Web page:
Knights in the Nightmare Review

I used to have a subscription to Entertainment Weekly, but I canceled it after seeing movies I loved panned and films I'd never even heard of showered with praise. The high-minded film critics at EW always seemed to enjoy the obscure and bizarre simply because it was obscure and bizarre, whereas Average Joe moviegoers were left out in the cold. Apparently a film is only worth an "A" grade if it is playing at a single theatre downtown, has subtitles and makes absolutely no sense. Atlus' DS to PSP port of Knights in the Nightmare, a wildly complicated SRPG, is exactly like one of those art house films. One out of every hundred gamers will lavish praise on it simply because the game is a too-complicated mishmash of dozens of mechanics that don't work well together, and the rest of us will be left by the wayside, scratching our heads as to why or how anyone could get any enjoyment from such a trainwreck. Knights in the Nightmare may not feature a black and white clown flipping a pancake in slow motion or a gay cowboy eating pudding, but it will find fans in those who share the mindset of EW's hoity-toity movie reviewers – If I can't understand it, it MUST be good.

KitN (from here on out… this is much easier than typing out the whole thing) is the latest game from the people behind such personal favorites as Riviera: The Promised Land and Yggdra Union, the latter of which was included as a free download with the first printing of KitN. Like those games, the story is told through overblown anime characters' portraits and text, and the plot flows while you clear SRPG battlefield after SRPG battlefield. Said plot is actually interesting if you can follow it; you play as a little Navi-esque ball of light that revives fallen soldiers on the battlefield in a fight against some cleverly designed beasties. There are also kings, thieves and other ancillary characters that fall into the midst of the tale, but very few will actually make it far enough into the game itself to see the story really get going, let alone come to a close.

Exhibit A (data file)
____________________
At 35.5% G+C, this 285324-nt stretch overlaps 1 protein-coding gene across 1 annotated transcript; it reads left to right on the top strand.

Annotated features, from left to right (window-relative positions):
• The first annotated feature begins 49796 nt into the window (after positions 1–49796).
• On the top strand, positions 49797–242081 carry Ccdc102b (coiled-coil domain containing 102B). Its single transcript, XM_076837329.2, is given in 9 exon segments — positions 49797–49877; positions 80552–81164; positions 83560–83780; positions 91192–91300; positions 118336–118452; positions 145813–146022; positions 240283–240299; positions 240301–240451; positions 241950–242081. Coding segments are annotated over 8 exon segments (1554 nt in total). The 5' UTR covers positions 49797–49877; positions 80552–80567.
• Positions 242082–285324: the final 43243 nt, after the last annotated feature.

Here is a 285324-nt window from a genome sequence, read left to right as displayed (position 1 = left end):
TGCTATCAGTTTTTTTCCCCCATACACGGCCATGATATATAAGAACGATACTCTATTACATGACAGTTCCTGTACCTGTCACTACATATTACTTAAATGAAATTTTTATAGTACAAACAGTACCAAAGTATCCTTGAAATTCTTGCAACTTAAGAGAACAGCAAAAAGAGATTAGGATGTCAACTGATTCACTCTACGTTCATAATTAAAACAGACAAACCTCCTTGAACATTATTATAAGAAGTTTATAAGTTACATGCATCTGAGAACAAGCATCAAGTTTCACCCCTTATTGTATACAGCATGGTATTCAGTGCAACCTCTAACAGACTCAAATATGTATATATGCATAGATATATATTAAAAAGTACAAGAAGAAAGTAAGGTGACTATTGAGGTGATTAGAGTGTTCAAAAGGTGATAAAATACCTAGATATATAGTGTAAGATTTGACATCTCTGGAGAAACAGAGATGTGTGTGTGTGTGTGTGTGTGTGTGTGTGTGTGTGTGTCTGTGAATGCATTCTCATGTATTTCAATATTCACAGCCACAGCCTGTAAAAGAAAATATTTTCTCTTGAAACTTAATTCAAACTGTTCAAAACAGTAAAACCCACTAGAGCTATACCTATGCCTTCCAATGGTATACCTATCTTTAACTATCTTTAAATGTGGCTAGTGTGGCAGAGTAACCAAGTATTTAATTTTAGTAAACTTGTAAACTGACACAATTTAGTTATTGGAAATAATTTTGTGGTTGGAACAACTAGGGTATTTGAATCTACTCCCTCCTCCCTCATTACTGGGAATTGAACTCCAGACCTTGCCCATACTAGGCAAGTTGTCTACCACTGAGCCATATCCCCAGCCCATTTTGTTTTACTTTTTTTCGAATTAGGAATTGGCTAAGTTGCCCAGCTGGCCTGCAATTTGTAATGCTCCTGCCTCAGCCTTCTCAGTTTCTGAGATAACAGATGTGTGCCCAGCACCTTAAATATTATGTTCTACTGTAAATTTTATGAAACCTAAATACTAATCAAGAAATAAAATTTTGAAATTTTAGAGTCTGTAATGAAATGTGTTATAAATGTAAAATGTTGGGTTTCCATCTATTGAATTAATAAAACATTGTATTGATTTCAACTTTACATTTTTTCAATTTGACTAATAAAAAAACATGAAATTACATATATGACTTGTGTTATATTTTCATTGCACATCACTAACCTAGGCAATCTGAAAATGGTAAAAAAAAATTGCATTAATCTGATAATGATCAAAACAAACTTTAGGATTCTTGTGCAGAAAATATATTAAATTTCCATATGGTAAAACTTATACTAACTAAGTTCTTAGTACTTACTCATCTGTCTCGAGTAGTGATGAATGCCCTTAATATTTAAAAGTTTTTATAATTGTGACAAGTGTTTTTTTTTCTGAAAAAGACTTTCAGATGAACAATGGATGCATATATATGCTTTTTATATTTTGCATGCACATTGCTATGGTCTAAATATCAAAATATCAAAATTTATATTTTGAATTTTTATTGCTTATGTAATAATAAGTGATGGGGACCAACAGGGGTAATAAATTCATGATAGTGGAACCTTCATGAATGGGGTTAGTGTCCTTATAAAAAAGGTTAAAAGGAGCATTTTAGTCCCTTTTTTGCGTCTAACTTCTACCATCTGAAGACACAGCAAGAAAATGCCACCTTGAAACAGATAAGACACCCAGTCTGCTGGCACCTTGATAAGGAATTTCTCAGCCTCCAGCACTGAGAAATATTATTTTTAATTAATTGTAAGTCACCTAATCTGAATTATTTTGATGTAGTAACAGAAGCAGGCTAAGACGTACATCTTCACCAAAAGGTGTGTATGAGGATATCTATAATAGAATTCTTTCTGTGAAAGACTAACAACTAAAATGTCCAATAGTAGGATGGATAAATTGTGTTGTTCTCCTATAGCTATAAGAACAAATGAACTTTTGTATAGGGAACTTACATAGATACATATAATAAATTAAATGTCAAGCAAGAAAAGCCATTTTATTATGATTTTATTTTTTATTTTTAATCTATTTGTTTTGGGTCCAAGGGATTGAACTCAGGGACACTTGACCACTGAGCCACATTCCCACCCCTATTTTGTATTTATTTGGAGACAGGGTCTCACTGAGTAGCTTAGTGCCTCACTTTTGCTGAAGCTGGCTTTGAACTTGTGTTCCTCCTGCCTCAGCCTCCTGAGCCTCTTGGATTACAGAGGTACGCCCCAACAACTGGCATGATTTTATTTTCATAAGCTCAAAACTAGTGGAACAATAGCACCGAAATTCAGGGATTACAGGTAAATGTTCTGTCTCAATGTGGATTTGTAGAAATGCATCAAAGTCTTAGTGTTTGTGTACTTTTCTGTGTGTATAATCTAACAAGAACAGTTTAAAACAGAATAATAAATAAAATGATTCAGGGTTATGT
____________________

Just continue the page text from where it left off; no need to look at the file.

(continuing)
Ok, you've waited long enough. Lets talk about the gameplay. KitN is simply not a lot of fun to play. I'll do my best to explain things, but chances are you'll be as lost with my description as you will be with the game itself. The first red flag comes in the form of the game's tutorial. This monstrosity explains almost nothing clearly and lasts a whopping 45 minutes. After the yawn-inducing ordeal of watching the computer move things around on the screen, the game sneaks up on you, providing a shock akin to jumping into a swimming pool in your underwear in December. You finally have control of the wisp on-screen and you have absolutely zero idea what to do with it. It's an extreme example of how tutorials should never be put together.